The San Joaquin Valley has insured more than 75 percent of its previously uninsured residents since the Affordable Care Act went into effect, according to a new survey.
The Valley has insured 78 percent of the previously uninsured population, which is higher than the 72 percent insured statewide.
The survey by the Kaiser Family Foundation also showed only 13 percent of people in the Valley who are eligible for coverage remain uninsured.
Peter V. Lee, executive director of Covered California, said in a written statement Friday that the statewide results from the survey show that “California has made great strides over the past three years, with consumers getting coverage under the Affordable Care Act, getting better employer-based coverage and benefiting from a competitive market that has cut California’s uninsured rate to 8.1 percent.
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Covered California, the state’s insurance exchange, covers about 11 percent of those insured, Kaiser Family Foundation said. About 33 percent have coverage through Medi-Cal, the state-federal insurance program for low-income residents. Another 21 percent have coverage through their employers, and the remainder have other sources of coverage.
The perception is they can’t afford it or that they did in fact shop and got a premium that just didn’t fit in their budget.
Bianca DiJulio, Kaiser Family Foundation
Cost continues to be the primary reason people cited for not having insurance, said Bianca DiJulio, the foundation’s associate director for public opinion and survey research. Of the remaining uninsured, 47 percent said cost was the reason they did not have health insurance, and 49 percent said they were unaware of financial help that is available.
“The perception is they can’t afford it or that they did in fact shop and got a premium that just didn’t fit in their budget,” DiJulio said.
DiJulio noted an interesting result from the survey: People have retained coverage since the Affordable Care Act, or Obamacare, went into effect. Sixty-three percent of those who participated in the survey said that they had had coverage at least a year and 48 percent reported coverage for two or three years. Only 14 percent reported gaining coverage at some point and losing it.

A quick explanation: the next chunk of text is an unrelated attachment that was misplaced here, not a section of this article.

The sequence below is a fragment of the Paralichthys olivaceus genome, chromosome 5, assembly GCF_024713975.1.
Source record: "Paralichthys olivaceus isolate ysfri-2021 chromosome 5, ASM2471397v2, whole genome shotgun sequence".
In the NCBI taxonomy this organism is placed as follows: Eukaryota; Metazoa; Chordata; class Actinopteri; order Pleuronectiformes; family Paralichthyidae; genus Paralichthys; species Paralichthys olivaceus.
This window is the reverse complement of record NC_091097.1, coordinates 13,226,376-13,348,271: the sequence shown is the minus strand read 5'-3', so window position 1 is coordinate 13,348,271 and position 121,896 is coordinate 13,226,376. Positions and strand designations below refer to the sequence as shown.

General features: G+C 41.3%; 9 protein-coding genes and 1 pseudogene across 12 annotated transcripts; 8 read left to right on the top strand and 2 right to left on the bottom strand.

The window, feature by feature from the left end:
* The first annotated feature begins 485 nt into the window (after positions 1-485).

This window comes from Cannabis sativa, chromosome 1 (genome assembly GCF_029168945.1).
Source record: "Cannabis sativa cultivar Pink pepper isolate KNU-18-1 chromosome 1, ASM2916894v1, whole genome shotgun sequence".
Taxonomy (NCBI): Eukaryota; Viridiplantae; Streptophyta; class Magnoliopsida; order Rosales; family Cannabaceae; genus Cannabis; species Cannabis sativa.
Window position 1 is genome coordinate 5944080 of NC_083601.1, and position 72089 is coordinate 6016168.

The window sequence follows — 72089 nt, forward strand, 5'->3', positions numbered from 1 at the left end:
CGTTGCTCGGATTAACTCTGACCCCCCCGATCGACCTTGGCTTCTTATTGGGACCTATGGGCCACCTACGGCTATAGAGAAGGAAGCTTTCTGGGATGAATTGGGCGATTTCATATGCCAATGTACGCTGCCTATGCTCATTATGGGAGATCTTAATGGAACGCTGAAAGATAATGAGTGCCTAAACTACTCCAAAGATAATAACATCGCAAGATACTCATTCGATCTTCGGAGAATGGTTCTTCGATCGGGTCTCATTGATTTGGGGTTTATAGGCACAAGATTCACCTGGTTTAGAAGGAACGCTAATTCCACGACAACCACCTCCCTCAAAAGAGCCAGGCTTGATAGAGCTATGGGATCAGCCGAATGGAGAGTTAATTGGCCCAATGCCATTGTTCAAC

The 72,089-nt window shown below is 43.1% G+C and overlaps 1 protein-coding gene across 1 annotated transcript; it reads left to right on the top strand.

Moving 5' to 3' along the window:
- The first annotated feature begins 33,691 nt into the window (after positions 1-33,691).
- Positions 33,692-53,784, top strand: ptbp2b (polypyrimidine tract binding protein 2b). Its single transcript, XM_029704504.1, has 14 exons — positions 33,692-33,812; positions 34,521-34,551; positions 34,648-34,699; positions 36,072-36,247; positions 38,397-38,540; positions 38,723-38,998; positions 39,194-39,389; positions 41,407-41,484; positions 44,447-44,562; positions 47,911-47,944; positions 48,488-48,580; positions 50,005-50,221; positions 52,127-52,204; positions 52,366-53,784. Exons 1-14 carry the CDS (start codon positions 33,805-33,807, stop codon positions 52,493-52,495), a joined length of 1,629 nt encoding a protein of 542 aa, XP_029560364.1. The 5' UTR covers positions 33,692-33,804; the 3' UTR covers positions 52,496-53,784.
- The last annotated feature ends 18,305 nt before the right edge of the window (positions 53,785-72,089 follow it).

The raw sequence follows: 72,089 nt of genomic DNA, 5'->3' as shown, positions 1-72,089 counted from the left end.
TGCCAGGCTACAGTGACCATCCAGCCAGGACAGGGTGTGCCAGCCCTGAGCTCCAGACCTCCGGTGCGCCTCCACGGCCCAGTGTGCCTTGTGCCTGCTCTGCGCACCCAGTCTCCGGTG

The survey found that the recently insured reported fewer worries about paying medical bills and that they were more likely to report their health needs being met than before they had coverage (77 percent now versus 49 percent in 2013).
A majority of those surveyed appeared to be happy with their health insurance plans. Seventy-nine percent said they had positive experiences with their current health insurance plan, including 31 percent who said their experiences had been very positive. And 81 percent said they were satisfied with their plan’s choice of hospitals, 76 percent were happy with the plan’s primary care doctors and 68 percent with the specialists.
Hispanics are 67 percent of the remaining uninsured statewide.
However, the survey found that 25 percent of the recently insured said they had to wait longer than a reasonable time to get a medical appointment and 12 percent said they had been told by a doctor’s office or clinic in the past 12 months that they would not be accepted as a new patient.
The survey found Hispanics make up 67 percent of the remaining uninsured, but that half of them are likely undocumented immigrants who are not eligible for Medi-Cal or to enroll in Covered California.
Lee said the survey shows the need for more outreach.
“We want everyone to know that when you apply for health insurance through a health insurance marketplace like Covered California, all of your information is kept private and secure,” Lee said.
Open enrollment for Covered California health plans for 2017 begins Nov. 1. However, special enrollment is available year-round for people who have moved, married, had a baby or had other life-changing circumstances.